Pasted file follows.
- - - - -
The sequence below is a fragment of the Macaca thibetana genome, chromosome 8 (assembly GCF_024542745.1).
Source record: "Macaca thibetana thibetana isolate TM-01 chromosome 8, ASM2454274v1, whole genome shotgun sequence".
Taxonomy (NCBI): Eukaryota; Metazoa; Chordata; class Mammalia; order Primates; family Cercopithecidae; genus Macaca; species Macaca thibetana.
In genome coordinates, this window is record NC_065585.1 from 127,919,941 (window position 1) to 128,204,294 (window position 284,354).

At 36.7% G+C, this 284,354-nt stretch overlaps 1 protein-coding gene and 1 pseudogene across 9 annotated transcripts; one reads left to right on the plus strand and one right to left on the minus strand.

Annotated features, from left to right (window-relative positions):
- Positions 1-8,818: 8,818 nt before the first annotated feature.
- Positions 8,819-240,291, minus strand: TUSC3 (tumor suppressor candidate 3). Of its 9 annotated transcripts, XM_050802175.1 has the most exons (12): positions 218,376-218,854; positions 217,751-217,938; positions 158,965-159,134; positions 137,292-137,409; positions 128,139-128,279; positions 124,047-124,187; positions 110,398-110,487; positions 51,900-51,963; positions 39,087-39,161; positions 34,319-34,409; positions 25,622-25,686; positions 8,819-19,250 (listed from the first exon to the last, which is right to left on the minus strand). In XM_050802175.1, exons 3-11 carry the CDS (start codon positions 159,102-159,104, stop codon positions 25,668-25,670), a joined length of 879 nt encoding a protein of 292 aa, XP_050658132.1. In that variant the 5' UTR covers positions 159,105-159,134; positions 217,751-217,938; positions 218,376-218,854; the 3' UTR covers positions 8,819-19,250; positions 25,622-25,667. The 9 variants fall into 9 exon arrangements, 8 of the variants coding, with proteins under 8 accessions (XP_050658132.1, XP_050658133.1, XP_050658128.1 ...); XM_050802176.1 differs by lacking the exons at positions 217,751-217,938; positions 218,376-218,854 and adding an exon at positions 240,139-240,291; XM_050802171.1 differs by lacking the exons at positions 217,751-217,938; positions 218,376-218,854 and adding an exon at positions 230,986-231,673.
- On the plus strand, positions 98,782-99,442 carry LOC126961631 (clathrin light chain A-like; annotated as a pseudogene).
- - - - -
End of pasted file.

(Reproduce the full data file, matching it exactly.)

The sequence below is a fragment of the Macaca thibetana genome, chromosome 8 (assembly GCF_024542745.1).
Source record: "Macaca thibetana thibetana isolate TM-01 chromosome 8, ASM2454274v1, whole genome shotgun sequence".
Taxonomy (NCBI): Eukaryota; Metazoa; Chordata; class Mammalia; order Primates; family Cercopithecidae; genus Macaca; species Macaca thibetana.
In genome coordinates, this window is record NC_065585.1 from 127,919,941 (window position 1) to 128,204,294 (window position 284,354).

At 36.7% G+C, this 284,354-nt stretch overlaps 1 protein-coding gene and 1 pseudogene across 9 annotated transcripts; one reads left to right on the plus strand and one right to left on the minus strand.

Annotated features, from left to right (window-relative positions):
- Positions 1-8,818: 8,818 nt before the first annotated feature.
- Positions 8,819-240,291, minus strand: TUSC3 (tumor suppressor candidate 3). Of its 9 annotated transcripts, XM_050802175.1 has the most exons (12): positions 218,376-218,854; positions 217,751-217,938; positions 158,965-159,134; positions 137,292-137,409; positions 128,139-128,279; positions 124,047-124,187; positions 110,398-110,487; positions 51,900-51,963; positions 39,087-39,161; positions 34,319-34,409; positions 25,622-25,686; positions 8,819-19,250 (listed from the first exon to the last, which is right to left on the minus strand). In XM_050802175.1, exons 3-11 carry the CDS (start codon positions 159,102-159,104, stop codon positions 25,668-25,670), a joined length of 879 nt encoding a protein of 292 aa, XP_050658132.1. In that variant the 5' UTR covers positions 159,105-159,134; positions 217,751-217,938; positions 218,376-218,854; the 3' UTR covers positions 8,819-19,250; positions 25,622-25,667. The 9 variants fall into 9 exon arrangements, 8 of the variants coding, with proteins under 8 accessions (XP_050658132.1, XP_050658133.1, XP_050658128.1 ...); XM_050802176.1 differs by lacking the exons at positions 217,751-217,938; positions 218,376-218,854 and adding an exon at positions 240,139-240,291; XM_050802171.1 differs by lacking the exons at positions 217,751-217,938; positions 218,376-218,854 and adding an exon at positions 230,986-231,673.
- On the plus strand, positions 98,782-99,442 carry LOC126961631 (clathrin light chain A-like; annotated as a pseudogene).